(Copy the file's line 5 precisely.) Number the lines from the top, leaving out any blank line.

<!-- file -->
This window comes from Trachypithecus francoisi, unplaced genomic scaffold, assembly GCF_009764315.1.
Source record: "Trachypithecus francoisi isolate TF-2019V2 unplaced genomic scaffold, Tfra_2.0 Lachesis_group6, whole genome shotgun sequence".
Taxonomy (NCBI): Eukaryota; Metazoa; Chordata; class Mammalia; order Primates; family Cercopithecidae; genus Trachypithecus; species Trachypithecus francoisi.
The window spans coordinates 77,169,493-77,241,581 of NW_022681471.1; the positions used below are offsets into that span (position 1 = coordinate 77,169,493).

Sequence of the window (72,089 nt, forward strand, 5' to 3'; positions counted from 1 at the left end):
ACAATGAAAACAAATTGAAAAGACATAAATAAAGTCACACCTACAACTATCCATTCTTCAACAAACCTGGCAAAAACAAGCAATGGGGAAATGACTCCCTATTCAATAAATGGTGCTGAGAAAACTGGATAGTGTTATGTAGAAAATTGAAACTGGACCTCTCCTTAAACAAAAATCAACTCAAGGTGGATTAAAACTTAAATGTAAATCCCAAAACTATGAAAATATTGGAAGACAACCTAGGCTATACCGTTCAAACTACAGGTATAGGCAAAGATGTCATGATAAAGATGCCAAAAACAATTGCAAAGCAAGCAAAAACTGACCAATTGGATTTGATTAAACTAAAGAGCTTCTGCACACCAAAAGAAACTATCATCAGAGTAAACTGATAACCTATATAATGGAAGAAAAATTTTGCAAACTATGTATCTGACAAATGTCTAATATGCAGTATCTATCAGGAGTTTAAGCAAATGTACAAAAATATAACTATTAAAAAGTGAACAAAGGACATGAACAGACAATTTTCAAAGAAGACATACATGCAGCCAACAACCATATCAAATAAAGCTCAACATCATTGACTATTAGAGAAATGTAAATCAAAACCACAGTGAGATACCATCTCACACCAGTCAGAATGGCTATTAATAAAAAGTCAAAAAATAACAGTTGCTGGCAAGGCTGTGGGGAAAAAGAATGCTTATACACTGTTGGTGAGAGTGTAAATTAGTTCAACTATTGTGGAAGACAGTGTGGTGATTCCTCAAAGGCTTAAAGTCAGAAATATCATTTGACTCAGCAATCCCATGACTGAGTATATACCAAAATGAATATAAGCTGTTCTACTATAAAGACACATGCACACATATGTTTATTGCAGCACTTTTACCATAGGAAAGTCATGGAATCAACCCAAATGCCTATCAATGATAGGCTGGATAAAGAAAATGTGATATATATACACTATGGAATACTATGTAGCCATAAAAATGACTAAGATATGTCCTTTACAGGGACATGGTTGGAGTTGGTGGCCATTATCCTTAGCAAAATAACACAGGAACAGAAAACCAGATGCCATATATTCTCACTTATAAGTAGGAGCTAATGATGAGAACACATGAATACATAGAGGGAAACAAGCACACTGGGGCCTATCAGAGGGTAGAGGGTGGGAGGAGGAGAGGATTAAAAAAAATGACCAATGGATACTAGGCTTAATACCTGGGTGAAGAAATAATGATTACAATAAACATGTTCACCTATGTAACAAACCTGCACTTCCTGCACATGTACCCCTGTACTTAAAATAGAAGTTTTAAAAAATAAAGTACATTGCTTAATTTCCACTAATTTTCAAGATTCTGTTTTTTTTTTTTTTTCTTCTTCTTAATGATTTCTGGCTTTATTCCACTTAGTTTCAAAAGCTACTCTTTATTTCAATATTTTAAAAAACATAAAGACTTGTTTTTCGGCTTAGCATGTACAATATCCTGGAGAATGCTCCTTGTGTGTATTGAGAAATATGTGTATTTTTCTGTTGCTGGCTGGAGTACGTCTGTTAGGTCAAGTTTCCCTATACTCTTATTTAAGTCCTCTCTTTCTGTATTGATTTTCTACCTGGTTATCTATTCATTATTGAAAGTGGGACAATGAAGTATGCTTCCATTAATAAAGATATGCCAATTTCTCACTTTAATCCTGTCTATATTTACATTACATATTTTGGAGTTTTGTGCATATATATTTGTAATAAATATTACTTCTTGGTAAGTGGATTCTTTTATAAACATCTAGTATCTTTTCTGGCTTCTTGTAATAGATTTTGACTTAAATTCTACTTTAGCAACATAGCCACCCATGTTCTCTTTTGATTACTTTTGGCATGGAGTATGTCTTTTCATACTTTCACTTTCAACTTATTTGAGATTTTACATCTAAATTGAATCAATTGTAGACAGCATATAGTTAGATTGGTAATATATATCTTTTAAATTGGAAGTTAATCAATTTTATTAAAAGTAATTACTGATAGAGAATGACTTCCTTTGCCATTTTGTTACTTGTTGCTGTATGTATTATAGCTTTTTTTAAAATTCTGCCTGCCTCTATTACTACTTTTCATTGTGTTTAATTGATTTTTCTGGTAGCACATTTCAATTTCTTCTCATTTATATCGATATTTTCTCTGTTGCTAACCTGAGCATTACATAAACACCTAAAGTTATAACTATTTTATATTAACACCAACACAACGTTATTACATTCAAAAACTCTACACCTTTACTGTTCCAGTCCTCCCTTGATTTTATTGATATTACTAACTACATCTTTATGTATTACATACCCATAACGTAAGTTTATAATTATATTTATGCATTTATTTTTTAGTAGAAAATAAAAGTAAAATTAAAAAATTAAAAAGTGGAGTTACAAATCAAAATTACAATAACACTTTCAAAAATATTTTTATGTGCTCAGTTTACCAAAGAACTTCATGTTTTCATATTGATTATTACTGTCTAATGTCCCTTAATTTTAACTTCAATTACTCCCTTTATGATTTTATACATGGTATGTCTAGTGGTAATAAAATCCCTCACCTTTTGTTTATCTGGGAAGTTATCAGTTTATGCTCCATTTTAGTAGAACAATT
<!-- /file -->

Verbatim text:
Sequence of the window (72,089 nt, forward strand, 5' to 3'; positions counted from 1 at the left end):